Burlington-based Laboratory Corp. of America, or LabCorp, is wagering in a big way on the lucrative business of drug testing through a $6 billion acquisition of New Jersey-based Covance.
Monday’s announcement follows years of speculation that LabCorp would buy a company that designs and analyzes drug trials, and only 11 months after LabCorp’s acquisition of Covance’s genetics lab in Seattle. Drug trial companies work with pharmaceutical and biotechnology companies to test experimental drugs on human volunteers and analyze the results.
LabCorp said the acquisition will combine its global database of 75 million patients with Covance’s drug testing business, giving pharmaceutical companies access to potential volunteers and support services on a grand scale.
That will help in recruiting patients for clinical trials, which is a major problem for the drug industry, LabCorp CEO David King told analysts in a conference call.
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“It’ll be very attractive to patients to be able to know what trials might be available to them,” King said.
The deal will put LabCorp in competition with the Triangle’s large cluster of drug-testing companies, called contract research organizations. The Triangle has more CROs than any other region in the world – more than 100 of them operate here and employ about 12,500 employees, according to the N.C. Biotechnology Center.
Three of the world’s biggest CROs – Quintiles, which is by far the largest, INC Research and PRA Health Sciences – call the Triangle home. A fourth, PPD, is based in Wilmington and has 1,600 Triangle workers.
LabCorp employs 34,000 people worldwide, including 6,800 in North Carolina, and will be adding 12,500 employees through the Covance acquisition.
The combined annual revenue for the two companies was $8.4 billion for the period ending Sept. 30. Covance, which does not have operations in North Carolina, will keep its division headquarters in Princeton, N.J.
Some investors reacted coolly to the news, especially considering the substantial acquisition price. Standard & Poor’s, noting that LabCorp is financing the the deal with $3.9 billion of debt, expects to lower LabCorp’s credit rating when the acquisition is finalized.
The acquisition values Covance at 32 percent above its Oct. 31 stock price of $79.90. The cash-and-stock deal, which requires regulatory and shareholder approval, is expected to close in the first quarter of 2015.
LabCorp’s shares fell 7 percent, or $8.06, to close Monday at $101.23.
“This is not a deal where investors are going to give them the benefit of the doubt,” Michael Cherny, an analyst with Evercore ISI, told Bloomberg News.
Oppenheimer analyst Bret Jones noted the deal creates a “higher risk profile” and the merger’s strategic rationale “lacks a clear path.”
“The most obvious revenue lift could come from faster and more efficient patient recruitment for clinical trials,” Jones wrote in a research report, noting that the other touted benefits, such as designing individually customized cancer treatments, are more speculative.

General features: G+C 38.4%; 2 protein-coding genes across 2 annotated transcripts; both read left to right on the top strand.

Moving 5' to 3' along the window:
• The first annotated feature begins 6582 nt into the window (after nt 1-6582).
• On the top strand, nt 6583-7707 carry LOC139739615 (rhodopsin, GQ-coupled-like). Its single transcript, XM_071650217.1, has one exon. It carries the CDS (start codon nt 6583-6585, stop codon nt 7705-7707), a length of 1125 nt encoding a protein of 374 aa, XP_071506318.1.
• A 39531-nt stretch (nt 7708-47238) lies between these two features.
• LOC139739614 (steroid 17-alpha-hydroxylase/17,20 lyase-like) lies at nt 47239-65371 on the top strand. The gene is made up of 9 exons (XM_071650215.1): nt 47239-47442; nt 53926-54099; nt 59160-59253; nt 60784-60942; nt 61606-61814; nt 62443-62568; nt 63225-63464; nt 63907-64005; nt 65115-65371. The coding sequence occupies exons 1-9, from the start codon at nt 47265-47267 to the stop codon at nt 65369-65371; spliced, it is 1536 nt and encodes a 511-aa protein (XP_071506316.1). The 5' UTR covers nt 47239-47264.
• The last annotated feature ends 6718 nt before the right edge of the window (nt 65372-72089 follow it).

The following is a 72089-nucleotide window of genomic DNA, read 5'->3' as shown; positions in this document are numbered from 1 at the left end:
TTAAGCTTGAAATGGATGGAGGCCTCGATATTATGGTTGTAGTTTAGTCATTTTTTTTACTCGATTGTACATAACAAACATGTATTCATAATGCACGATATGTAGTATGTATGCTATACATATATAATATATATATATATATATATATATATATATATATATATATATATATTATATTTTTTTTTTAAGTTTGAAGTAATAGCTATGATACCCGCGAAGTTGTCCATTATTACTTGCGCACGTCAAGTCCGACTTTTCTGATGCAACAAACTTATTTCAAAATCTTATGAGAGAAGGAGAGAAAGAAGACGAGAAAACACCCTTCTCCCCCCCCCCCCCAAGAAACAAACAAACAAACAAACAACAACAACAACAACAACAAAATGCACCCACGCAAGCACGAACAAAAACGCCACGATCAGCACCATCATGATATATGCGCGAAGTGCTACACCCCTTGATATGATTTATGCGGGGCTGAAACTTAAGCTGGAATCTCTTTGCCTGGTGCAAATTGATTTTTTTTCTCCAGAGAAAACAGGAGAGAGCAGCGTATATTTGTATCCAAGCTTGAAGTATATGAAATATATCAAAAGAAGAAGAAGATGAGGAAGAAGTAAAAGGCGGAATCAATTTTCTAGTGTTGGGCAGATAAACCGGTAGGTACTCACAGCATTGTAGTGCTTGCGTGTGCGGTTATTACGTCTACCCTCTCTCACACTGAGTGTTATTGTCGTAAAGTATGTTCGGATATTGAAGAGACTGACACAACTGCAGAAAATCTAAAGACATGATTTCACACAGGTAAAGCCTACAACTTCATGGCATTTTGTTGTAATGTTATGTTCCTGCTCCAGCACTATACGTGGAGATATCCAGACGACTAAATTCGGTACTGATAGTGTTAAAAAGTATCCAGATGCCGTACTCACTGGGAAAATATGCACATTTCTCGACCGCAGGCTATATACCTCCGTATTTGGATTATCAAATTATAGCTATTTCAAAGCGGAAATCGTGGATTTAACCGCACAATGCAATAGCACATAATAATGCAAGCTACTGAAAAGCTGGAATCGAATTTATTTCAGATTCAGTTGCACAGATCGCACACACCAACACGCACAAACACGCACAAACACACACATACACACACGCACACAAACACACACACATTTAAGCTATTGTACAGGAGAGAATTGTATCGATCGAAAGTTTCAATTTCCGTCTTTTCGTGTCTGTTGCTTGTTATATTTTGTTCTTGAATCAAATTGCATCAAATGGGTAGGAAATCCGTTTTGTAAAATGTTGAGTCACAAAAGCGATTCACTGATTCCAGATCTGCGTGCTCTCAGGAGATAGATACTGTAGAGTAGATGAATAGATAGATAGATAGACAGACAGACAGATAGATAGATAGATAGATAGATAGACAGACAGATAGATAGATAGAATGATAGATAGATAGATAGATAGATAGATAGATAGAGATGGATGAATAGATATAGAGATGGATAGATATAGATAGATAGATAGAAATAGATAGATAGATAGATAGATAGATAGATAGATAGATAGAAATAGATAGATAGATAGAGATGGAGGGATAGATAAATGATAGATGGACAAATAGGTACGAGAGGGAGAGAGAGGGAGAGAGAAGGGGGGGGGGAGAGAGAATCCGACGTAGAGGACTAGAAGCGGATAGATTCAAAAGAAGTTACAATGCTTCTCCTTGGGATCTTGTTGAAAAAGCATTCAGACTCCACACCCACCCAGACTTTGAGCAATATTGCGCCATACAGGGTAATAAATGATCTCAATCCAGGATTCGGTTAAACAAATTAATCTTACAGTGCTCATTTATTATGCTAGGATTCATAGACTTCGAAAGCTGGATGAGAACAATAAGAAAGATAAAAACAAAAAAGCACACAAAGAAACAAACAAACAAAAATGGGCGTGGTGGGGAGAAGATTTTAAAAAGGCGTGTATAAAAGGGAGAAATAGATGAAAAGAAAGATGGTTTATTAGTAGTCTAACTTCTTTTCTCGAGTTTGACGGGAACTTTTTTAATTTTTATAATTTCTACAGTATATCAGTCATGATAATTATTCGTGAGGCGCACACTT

Credit Suisse analyst Glen Santangelo praised the deal but wrote: “Admittedly, this is a significant bet outside of management’s previous core competencies, and such a transaction will carry meaningful integration risk with the potential for disruption” in both LabCorp’s and Covance’s existing businesses.
LabCorp, based about 60 miles west of Raleigh, is also in the process of completing a previously announced $85.3 million acquisition of LipoScience, a Raleigh company whose diagnostics tool measures heart disease risk. LabCorp has been LipoSciences’s largest customer, accounting for about a third of the tests LipoScience sells.
The CRO industry has been raising its profile locally. Quintiles became a publicly traded company last year and recently both INC Research and PRA have filed plans to raise hundreds of millions of dollars by going public.
Jeff Williams, CEO of Clinipace Worldwide, a fast-growing CRO in Morrisville with 700 employees, said the deal could boost Covance’s competitiveness among the large CROs that compete for the largest contracts.
“This should be attracting the attention of Quintiles and PPD and ICON – the other big CROs,” he said. ICON is based Ireland.
Covance is the leading provider of clinical lab services among CROs, which makes it an especially smart acquisition by LabCorp given that lab services are its core competency, Williams said. Combining their lab services, he added, could produce significant cost savings and efficiencies.
Clinipace, for example, does not have its own labs and therefore works with third-party clinical lab operators.
The largest CROs provide core lab services, such as blood work and urinalysis, for patients who participate in clinical trials in conjunction with the many other services they provide, such as patient recruitment and data analysis. LabCorp also provides lab work to pharmaceutical and biotech companies conducting clinical trials.
“When Labcorp is out there selling that (service), that’s all they have,” Williams said. “Now they can go in and sell the full clinical trial solution.”
Maxim Group analyst Bryan Brokmeier wrote that LabCorp has four central labs and 44 regional labs, while Covance has five central labs.